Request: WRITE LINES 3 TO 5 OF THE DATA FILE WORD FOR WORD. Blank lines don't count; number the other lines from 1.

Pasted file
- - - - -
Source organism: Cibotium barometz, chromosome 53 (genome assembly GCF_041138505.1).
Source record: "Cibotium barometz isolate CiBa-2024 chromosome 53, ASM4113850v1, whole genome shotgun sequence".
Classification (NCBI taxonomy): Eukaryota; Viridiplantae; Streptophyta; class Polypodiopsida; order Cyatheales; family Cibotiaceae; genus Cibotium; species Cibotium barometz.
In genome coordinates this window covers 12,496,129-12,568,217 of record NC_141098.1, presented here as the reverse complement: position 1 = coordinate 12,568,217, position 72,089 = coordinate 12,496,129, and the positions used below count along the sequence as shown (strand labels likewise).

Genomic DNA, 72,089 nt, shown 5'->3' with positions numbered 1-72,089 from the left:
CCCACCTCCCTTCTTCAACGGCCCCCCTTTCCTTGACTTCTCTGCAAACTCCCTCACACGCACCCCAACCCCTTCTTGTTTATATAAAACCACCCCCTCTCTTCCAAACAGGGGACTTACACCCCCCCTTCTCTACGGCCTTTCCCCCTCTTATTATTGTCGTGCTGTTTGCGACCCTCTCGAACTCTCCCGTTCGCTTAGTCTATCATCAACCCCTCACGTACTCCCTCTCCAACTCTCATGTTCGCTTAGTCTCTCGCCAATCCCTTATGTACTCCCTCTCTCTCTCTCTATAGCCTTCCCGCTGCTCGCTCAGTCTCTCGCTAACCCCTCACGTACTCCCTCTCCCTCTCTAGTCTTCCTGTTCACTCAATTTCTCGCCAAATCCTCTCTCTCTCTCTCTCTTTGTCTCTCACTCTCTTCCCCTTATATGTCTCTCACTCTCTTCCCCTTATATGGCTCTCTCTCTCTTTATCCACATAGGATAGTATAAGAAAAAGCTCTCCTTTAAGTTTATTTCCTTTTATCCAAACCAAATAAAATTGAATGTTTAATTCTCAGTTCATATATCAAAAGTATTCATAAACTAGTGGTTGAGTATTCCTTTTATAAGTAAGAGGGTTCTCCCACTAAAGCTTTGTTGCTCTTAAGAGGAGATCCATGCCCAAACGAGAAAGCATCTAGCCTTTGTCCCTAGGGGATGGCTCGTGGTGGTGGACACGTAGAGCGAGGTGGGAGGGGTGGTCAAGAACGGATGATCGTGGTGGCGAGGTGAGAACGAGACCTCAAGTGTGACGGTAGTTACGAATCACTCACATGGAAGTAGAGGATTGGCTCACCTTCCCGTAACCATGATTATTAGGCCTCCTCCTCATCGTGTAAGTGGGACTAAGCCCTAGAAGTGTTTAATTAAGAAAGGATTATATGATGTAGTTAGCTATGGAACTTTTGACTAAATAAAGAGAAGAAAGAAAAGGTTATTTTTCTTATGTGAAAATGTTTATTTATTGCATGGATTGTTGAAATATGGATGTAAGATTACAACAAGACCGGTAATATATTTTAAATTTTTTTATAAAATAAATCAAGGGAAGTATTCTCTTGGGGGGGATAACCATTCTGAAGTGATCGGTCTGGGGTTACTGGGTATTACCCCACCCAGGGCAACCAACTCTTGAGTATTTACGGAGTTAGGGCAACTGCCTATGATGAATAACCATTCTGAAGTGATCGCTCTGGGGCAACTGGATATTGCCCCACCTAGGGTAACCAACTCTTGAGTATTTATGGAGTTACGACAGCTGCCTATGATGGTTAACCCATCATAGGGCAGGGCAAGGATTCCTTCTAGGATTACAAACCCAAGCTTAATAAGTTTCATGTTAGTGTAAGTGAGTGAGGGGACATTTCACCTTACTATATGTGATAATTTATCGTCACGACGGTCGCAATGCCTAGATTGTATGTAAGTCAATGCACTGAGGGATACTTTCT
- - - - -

Classification (NCBI taxonomy): Eukaryota; Viridiplantae; Streptophyta; class Polypodiopsida; order Cyatheales; family Cibotiaceae; genus Cibotium; species Cibotium barometz.
In genome coordinates this window covers 12,496,129-12,568,217 of record NC_141098.1, presented here as the reverse complement: position 1 = coordinate 12,568,217, position 72,089 = coordinate 12,496,129, and the positions used below count along the sequence as shown (strand labels likewise).

Genomic DNA, 72,089 nt, shown 5'->3' with positions numbered 1-72,089 from the left: